Topological specification of connections between prefrontal cortex and hypothalamus in rhesus monkey
Wells, Anne Marie
MetadataShow full item record
The hypothalamus is a subcortical brain region whose limits and constituent nuclei lack consensus. The hypothalamus has been linked to emotion and different states of stress, providing critical feedback about the internal environment to the prefrontal cortex, a region known for executive function within the cortex of humans. An understanding of the developmental origin of the hypothalamus can provide a basis for defining which limits and nuclei are ontologically hypothalamic, and which are not, as well as a framework for understanding its connectional relationship with other brain regions. The Prosomeric Model (Rubenstein et al. 1994; Puelles and Rubenstein 2003; Nieuwenhuys and Puelles 2016; Puelles 2018) explains the embryological development of the central nervous system (CNS) shared by all vertebrates as a Bauplan. As a primary event, the early neural plate is patterned by intersecting longitudinal plates and transverse segments, forming a mosaic of progenitor units. The hypothalamus is specified by three prosomeres [hp1, hp2, and the acroterminal domain (At)] of the secondary prosencephalon with corresponding alar and basal plate parts, which develop apart from the diencephalon. Mounting evidence suggests that progenitor units within alar plate and basal plate parts of hp1 and hp2 give rise to distinct hypothalamic nuclei, which preserve their relative invariant positioning (topology) in the adult brain. Nonetheless, the principles of the Prosomeric Model have not been applied to the hypothalamus of adult primates. The Structural Model (Barbas 1986; Barbas and Rempel-Clower 1997) highlights the variation of laminar structure in the grey matter of the prefrontal cortex as a basis for predicting specific cortico-cortical connections. The areas of the prefrontal cortex vary along a spectrum by number of layers, laminar definition, and cellularity of those layers. The systematic laminar patterns of different areas of the prefrontal cortex seem to be associated with differential rates of development or maturation. A topographical analysis of bidirectional projections between the prefrontal cortex and the hypothalamus was previously applied using the Structural Model (Rempel-Clower and Barbas 1998). The authors found the prefrontal cortex has highly specific projections to the hypothalamus, originating mostly from limbic orbital and medial prefrontal areas, which have lower laminar definition than other prefrontal areas. In addition, the hypothalamus has relatively specific patterns of projection to the prefrontal cortex. We previously lacked an organizing principle to examine the specific pattern of connections between the hypothalamus and prefrontal cortex in adult rhesus monkey. In the present study, hypothalamic nuclei in the rhesus monkey (Macaca mulatta) were parcellated using classic architectonic boundaries and stains. The topological relations of hypothalamic nuclei and adjacent hypothalamic landmarks were then analyzed with homology across rodent and primate species to trace the origin of adult hypothalamic nuclei to the alar or basal plate components of hp1 and hp2. A novel atlas of the hypothalamus of the adult rhesus monkey was generated with developmental ontologies for each hypothalamic nucleus. This atlas was then applied to a topological analysis of the strength and pattern of connections between the hypothalamus and prefrontal cortex in the adult rhesus monkey. The result is a systematic reinterpretation of the adult hypothalamus of the rhesus monkey whose prosomeric ontology was used to study connections and neuraxial pathways linking the hypothalamus and prefrontal cortex. The convergence of the Prosomeric and Structural Models provides a framework through development to explain the structural patterns found in the adult primate cortex and hypothalamus, and the likely consequences of their disruption.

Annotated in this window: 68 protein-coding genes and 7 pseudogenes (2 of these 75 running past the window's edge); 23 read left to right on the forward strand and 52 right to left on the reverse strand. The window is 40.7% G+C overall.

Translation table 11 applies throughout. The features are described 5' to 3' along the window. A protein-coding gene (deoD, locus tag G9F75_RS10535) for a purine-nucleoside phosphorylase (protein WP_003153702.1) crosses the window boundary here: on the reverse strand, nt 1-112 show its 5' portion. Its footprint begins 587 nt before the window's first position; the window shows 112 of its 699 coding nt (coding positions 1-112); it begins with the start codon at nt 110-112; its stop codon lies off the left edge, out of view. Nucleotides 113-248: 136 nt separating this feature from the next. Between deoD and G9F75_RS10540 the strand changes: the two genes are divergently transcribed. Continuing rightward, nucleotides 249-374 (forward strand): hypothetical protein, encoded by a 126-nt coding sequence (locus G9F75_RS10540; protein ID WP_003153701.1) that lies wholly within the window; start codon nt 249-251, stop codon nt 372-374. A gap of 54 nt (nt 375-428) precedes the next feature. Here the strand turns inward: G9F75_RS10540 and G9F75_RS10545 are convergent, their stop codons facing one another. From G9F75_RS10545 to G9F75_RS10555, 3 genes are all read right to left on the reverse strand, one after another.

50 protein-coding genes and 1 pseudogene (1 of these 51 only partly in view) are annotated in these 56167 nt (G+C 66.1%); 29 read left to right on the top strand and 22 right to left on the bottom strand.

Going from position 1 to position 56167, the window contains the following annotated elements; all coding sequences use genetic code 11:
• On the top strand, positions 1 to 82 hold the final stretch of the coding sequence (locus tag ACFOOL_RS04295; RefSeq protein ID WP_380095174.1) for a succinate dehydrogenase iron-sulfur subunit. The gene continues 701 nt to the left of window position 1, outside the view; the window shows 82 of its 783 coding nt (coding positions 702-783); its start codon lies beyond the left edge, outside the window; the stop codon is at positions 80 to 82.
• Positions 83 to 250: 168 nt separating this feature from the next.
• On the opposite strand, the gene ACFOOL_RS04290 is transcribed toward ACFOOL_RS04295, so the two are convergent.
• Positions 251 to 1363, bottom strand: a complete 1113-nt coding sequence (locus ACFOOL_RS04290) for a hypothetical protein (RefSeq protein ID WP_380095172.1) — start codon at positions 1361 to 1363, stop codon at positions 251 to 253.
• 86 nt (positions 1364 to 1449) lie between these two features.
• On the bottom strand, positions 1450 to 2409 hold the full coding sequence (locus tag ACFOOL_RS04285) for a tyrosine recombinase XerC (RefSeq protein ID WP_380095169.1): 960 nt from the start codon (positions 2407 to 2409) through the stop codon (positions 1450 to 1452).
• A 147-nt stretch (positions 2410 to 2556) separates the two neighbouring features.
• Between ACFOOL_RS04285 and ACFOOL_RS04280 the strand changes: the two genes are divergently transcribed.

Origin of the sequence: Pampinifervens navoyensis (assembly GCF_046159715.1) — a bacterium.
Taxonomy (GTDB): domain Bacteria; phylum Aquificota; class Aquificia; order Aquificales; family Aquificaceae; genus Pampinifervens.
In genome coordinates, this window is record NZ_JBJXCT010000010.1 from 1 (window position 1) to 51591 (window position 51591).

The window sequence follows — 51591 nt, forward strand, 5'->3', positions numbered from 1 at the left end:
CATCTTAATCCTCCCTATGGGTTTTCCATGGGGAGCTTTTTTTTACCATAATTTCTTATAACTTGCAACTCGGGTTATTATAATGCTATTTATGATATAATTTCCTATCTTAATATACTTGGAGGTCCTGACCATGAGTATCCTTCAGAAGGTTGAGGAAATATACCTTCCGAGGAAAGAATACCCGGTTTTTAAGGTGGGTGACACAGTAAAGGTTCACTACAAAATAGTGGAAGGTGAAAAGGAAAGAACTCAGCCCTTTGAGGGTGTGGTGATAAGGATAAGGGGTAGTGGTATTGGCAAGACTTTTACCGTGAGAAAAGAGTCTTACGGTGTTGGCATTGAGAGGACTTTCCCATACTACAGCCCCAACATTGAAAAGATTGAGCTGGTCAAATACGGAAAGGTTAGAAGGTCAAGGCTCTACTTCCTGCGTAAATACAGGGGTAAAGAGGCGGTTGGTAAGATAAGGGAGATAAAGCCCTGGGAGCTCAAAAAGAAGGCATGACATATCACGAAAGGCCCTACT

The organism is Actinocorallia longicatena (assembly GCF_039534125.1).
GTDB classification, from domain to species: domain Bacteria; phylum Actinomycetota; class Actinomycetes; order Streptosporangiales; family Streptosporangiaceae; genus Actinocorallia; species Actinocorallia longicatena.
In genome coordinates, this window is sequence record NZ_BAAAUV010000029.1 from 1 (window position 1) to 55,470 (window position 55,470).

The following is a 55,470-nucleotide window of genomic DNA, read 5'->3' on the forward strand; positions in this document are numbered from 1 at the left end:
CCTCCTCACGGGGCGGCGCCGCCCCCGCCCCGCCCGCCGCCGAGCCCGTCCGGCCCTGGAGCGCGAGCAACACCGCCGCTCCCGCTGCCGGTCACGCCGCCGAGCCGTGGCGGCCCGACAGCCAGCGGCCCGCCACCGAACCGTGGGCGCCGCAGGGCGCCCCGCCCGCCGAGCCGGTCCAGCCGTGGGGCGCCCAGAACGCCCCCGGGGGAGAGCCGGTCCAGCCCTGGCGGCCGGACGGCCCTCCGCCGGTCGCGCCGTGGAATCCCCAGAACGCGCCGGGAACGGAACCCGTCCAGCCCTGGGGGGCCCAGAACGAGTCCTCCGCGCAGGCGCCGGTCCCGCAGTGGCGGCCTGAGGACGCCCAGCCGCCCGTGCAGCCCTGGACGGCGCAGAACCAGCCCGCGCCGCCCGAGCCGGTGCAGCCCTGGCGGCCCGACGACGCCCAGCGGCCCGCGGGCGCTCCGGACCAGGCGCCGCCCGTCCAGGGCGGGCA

RightsAttribution-NonCommercial-NoDerivatives 4.0 International